Our work, however, is needed to look further into the future to ensure a sustainable, green, inclusive recovery. Within this scope we try to focus on potential impact. For us it consists out of three components at the moment:

1. Further development of the Chernihiv recovery plan together with key internal and external stakeholders. We position our product as a way to include NGOs, businesses, and local administration to have more balanced city development considering environmental aspects, social equality, and green production. Our goal is to communicate this vision to international partners so they also require such an approach for the recovery of Chernihiv.

2. Mobilisation of numerous foreign experts around systematic and organised professional help for Ukrainian cities and municipalities in their recovery plans and strategies.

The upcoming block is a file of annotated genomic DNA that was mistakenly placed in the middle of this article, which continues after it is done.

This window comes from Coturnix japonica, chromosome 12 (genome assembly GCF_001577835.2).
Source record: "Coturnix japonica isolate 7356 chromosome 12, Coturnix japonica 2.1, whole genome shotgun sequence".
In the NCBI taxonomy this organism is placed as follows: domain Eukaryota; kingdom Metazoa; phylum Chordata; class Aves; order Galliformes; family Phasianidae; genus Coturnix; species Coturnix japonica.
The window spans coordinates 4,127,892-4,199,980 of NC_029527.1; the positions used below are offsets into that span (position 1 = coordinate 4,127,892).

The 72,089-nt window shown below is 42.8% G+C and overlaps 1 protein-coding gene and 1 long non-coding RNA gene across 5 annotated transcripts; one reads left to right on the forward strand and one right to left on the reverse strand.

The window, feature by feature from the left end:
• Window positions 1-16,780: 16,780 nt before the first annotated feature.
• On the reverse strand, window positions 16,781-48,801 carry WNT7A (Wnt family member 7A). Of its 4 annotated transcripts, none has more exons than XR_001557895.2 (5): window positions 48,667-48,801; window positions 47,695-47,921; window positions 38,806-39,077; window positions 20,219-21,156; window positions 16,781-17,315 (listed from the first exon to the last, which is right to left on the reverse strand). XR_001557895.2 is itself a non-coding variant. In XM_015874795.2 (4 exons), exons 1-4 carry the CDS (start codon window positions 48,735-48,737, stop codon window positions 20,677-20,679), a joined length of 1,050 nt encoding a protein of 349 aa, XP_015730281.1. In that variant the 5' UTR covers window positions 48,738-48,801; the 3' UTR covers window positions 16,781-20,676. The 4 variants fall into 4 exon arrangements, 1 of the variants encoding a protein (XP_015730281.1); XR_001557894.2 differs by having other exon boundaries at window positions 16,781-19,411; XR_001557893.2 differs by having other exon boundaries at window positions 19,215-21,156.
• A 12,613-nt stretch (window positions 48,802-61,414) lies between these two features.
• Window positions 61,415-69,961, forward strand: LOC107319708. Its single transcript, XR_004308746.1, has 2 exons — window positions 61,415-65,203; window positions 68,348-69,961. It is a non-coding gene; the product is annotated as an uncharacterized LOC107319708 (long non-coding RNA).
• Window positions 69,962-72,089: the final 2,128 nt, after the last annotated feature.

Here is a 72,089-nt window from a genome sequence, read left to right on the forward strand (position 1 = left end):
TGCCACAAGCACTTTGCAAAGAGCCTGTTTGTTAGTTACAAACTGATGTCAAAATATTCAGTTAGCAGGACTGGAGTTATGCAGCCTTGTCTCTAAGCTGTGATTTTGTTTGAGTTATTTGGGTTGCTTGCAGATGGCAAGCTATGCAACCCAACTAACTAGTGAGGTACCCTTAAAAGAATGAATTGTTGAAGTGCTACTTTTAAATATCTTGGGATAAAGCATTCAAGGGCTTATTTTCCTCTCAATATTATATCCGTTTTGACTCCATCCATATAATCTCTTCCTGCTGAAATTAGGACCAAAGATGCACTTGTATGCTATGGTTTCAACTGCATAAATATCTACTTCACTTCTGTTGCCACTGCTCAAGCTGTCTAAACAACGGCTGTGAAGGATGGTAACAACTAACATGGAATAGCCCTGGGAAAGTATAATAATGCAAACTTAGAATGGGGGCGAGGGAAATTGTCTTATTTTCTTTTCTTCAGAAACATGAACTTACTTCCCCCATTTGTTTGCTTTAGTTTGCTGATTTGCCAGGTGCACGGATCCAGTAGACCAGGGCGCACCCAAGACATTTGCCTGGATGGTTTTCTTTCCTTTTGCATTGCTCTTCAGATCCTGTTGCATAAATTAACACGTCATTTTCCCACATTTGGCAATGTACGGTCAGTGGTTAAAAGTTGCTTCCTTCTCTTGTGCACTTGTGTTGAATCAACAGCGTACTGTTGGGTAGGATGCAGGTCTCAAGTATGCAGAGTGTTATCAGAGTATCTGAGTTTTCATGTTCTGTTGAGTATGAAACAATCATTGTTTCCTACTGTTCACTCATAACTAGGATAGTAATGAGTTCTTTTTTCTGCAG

3. Advocating the approach through various Ministries in order to scale up and multiply the recovery approach to 4500+ settlements damaged by the war.

Challenges and lessons learned
Further steps

During our work we understood several critical outcomes needed to be considered for further work or for the similar cases:

1. In the postwar recovery different time phases should have different principles. Thus, at some point Fast Recovery should be changed by system planning;

2. NGOs can play a critical role, when local administrations are solving emergency problems. The sense of trust available between these two can be the source of synergy in the city;

3. Competition; by picking cities to recover with different teams without defining guiding principles and common rules is counterproductive in the long run.